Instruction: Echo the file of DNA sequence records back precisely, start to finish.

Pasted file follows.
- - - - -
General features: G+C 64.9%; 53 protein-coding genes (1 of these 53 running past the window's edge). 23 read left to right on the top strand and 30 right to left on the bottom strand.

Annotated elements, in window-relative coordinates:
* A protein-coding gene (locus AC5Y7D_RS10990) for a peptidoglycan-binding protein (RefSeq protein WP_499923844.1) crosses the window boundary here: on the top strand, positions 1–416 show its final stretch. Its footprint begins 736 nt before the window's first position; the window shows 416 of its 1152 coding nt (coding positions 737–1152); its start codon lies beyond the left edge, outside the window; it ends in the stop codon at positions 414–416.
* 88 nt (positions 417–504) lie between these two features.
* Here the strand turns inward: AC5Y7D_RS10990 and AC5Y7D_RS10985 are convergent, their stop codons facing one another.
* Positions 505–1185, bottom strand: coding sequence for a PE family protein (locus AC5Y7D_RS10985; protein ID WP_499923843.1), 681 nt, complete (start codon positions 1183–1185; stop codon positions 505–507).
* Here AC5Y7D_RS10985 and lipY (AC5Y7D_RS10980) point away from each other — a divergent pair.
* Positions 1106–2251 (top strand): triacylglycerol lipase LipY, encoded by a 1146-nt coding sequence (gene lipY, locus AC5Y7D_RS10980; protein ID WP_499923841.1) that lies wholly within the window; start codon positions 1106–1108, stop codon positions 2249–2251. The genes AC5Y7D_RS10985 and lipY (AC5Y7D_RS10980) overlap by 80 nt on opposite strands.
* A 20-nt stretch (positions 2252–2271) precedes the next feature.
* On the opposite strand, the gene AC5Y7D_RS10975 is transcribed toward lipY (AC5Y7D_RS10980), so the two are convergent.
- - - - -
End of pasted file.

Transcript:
General features: G+C 64.9%; 53 protein-coding genes (1 of these 53 running past the window's edge). 23 read left to right on the top strand and 30 right to left on the bottom strand.

Annotated elements, in window-relative coordinates:
* A protein-coding gene (locus AC5Y7D_RS10990) for a peptidoglycan-binding protein (RefSeq protein WP_499923844.1) crosses the window boundary here: on the top strand, positions 1–416 show its final stretch. Its footprint begins 736 nt before the window's first position; the window shows 416 of its 1152 coding nt (coding positions 737–1152); its start codon lies beyond the left edge, outside the window; it ends in the stop codon at positions 414–416.
* 88 nt (positions 417–504) lie between these two features.
* Here the strand turns inward: AC5Y7D_RS10990 and AC5Y7D_RS10985 are convergent, their stop codons facing one another.
* Positions 505–1185, bottom strand: coding sequence for a PE family protein (locus AC5Y7D_RS10985; protein ID WP_499923843.1), 681 nt, complete (start codon positions 1183–1185; stop codon positions 505–507).
* Here AC5Y7D_RS10985 and lipY (AC5Y7D_RS10980) point away from each other — a divergent pair.
* Positions 1106–2251 (top strand): triacylglycerol lipase LipY, encoded by a 1146-nt coding sequence (gene lipY, locus AC5Y7D_RS10980; protein ID WP_499923841.1) that lies wholly within the window; start codon positions 1106–1108, stop codon positions 2249–2251. The genes AC5Y7D_RS10985 and lipY (AC5Y7D_RS10980) overlap by 80 nt on opposite strands.
* A 20-nt stretch (positions 2252–2271) precedes the next feature.
* On the opposite strand, the gene AC5Y7D_RS10975 is transcribed toward lipY (AC5Y7D_RS10980), so the two are convergent.